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Jazz as diplomacy, jazz as world language

May 4, 2005

St. Louis Jazz Notes - Jazz was created in America, and while it may be a niche music commercially in its home country, it is also well loved all over the world. Over the past half-century, musicians from Europe, South America, Asia and Africa have made valuable contributions to jazz, and listeners in countries like Japan and Germany have proven to to be just as committed, if not more so, than jazz fans in the USA.

And so with the 30-year anniversary of the fall of Saigon and the end of the Vietnam war in the news last week, I was fascinated to see this article about jazz in Vietnam. What particularly struck me was this quote from musician Quyen Van Minh (shown above), and how similar it is to statements I've read from other jazz musicians born and raised outside the USA, particularly those who grew up in Russia and the Eastern Bloc under Communism.

"One day, I tuned on an unknown programme and heard a kind of music which had highly sophisticated harmonisation and I loved it. I promised myself that I would learn to play that kind of music, although I did not even know what it was. Years later, I was lucky to get some jazz tapes that were brought home by Vietnamese students studying in Russia, Germany, Poland and other eastern European countries."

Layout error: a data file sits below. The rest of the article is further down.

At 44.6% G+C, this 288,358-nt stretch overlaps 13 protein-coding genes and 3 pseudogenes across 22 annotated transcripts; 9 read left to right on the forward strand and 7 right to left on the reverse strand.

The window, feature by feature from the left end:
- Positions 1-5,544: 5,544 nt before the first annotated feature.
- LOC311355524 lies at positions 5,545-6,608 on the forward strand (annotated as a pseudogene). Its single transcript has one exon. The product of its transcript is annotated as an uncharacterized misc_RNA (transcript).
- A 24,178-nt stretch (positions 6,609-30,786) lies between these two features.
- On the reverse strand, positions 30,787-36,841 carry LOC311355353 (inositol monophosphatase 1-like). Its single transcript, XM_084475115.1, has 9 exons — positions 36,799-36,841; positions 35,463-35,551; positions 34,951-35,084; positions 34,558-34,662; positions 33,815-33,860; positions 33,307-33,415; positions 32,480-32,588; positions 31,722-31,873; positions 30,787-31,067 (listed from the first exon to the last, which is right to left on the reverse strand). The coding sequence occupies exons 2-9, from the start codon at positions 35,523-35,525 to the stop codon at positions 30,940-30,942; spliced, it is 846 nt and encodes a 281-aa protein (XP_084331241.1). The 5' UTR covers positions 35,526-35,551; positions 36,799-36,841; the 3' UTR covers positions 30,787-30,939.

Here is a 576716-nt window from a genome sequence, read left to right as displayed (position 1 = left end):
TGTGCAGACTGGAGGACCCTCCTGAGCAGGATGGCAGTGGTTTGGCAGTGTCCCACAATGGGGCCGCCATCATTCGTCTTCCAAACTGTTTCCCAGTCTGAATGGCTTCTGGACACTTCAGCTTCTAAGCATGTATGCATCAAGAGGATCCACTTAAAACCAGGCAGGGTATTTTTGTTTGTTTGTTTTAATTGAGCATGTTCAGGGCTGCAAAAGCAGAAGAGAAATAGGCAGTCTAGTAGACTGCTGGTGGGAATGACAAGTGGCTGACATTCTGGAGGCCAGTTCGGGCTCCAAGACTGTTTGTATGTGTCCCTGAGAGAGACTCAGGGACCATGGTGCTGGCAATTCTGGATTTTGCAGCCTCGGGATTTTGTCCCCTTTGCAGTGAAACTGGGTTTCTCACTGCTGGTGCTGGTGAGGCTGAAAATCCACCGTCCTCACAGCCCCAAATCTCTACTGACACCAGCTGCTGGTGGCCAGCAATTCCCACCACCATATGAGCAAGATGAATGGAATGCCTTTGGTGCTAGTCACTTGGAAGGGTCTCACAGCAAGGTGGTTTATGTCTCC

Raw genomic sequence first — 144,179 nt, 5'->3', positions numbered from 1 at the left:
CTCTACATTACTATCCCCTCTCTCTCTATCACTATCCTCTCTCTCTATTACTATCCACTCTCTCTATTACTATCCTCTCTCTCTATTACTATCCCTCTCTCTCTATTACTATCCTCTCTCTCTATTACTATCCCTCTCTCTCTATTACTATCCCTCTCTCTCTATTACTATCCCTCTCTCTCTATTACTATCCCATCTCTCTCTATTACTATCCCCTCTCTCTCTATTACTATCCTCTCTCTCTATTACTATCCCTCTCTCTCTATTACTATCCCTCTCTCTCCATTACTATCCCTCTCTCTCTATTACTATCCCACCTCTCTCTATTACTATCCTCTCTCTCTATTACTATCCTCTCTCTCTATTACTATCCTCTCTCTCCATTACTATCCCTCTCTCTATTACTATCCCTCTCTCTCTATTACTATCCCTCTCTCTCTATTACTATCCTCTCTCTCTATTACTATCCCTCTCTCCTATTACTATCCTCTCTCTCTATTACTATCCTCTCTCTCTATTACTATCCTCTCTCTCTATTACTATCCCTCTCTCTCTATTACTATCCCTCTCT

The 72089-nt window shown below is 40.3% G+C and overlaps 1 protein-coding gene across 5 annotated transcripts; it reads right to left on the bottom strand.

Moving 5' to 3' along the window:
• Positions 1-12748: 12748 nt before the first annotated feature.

Considering that the roster of jazz-loving countries now includes pretty much all of the United States' former adversaries from the 20th century, I suppose this is really just an excuse for me to muse that perhaps America would be held in higher esteem by the rest of the world today if we were to send more jazz musicians - and fewer soldiers, tanks and weapons - overseas to represent our way of life. Or maybe we could just bombard our adversaries with albums by Bird, Duke, Miles and Trane instead of cruise missles. Think we'll see bebop bands in Baghdad thirty years from now?

Posted by Dean Minderman

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